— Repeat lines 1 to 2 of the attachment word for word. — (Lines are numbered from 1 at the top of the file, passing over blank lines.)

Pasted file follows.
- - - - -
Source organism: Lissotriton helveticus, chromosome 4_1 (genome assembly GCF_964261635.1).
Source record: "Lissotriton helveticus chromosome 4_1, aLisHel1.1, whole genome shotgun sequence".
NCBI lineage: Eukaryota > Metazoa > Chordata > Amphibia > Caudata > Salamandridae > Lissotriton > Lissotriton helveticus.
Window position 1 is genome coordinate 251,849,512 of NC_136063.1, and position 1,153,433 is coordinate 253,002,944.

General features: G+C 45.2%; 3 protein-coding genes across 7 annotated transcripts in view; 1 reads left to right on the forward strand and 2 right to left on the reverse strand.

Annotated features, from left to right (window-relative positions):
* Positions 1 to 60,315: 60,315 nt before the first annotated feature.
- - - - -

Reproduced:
Source organism: Lissotriton helveticus, chromosome 4_1 (genome assembly GCF_964261635.1).
Source record: "Lissotriton helveticus chromosome 4_1, aLisHel1.1, whole genome shotgun sequence".